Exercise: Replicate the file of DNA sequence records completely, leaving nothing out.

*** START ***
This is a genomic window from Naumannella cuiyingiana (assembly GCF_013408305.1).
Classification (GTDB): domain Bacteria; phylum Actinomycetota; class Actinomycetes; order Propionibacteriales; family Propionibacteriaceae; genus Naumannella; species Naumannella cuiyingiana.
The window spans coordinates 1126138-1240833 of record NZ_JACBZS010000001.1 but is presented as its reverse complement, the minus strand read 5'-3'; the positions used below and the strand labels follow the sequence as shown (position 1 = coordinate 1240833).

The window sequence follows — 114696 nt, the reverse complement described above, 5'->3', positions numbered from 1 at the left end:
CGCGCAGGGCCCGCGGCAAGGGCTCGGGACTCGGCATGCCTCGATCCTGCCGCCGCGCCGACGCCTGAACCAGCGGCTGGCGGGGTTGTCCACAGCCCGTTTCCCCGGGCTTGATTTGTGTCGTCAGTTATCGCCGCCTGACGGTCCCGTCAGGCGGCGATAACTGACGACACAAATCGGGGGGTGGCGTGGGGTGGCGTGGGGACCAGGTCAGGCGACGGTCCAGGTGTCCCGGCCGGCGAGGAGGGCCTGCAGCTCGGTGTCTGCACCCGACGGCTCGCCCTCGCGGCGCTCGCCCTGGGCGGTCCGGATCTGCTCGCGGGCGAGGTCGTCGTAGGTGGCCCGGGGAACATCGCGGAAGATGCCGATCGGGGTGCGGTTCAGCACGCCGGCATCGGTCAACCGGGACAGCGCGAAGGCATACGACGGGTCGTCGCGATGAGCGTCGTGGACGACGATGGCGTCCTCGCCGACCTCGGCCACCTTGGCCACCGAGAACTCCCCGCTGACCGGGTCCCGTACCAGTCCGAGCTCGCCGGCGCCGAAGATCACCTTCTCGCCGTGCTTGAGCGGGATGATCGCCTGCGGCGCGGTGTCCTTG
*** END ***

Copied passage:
This is a genomic window from Naumannella cuiyingiana (assembly GCF_013408305.1).
Classification (GTDB): domain Bacteria; phylum Actinomycetota; class Actinomycetes; order Propionibacteriales; family Propionibacteriaceae; genus Naumannella; species Naumannella cuiyingiana.
The window spans coordinates 1126138-1240833 of record NZ_JACBZS010000001.1 but is presented as its reverse complement, the minus strand read 5'-3'; the positions used below and the strand labels follow the sequence as shown (position 1 = coordinate 1240833).

The window sequence follows — 114696 nt, the reverse complement described above, 5'->3', positions numbered from 1 at the left end:
CGCGCAGGGCCCGCGGCAAGGGCTCGGGACTCGGCATGCCTCGATCCTGCCGCCGCGCCGACGCCTGAACCAGCGGCTGGCGGGGTTGTCCACAGCCCGTTTCCCCGGGCTTGATTTGTGTCGTCAGTTATCGCCGCCTGACGGTCCCGTCAGGCGGCGATAACTGACGACACAAATCGGGGGGTGGCGTGGGGTGGCGTGGGGACCAGGTCAGGCGACGGTCCAGGTGTCCCGGCCGGCGAGGAGGGCCTGCAGCTCGGTGTCTGCACCCGACGGCTCGCCCTCGCGGCGCTCGCCCTGGGCGGTCCGGATCTGCTCGCGGGCGAGGTCGTCGTAGGTGGCCCGGGGAACATCGCGGAAGATGCCGATCGGGGTGCGGTTCAGCACGCCGGCATCGGTCAACCGGGACAGCGCGAAGGCATACGACGGGTCGTCGCGATGAGCGTCGTGGACGACGATGGCGTCCTCGCCGACCTCGGCCACCTTGGCCACCGAGAACTCCCCGCTGACCGGGTCCCGTACCAGTCCGAGCTCGCCGGCGCCGAAGATCACCTTCTCGCCGTGCTTGAGCGGGATGATCGCCTGCGGCGCGGTGTCCTTG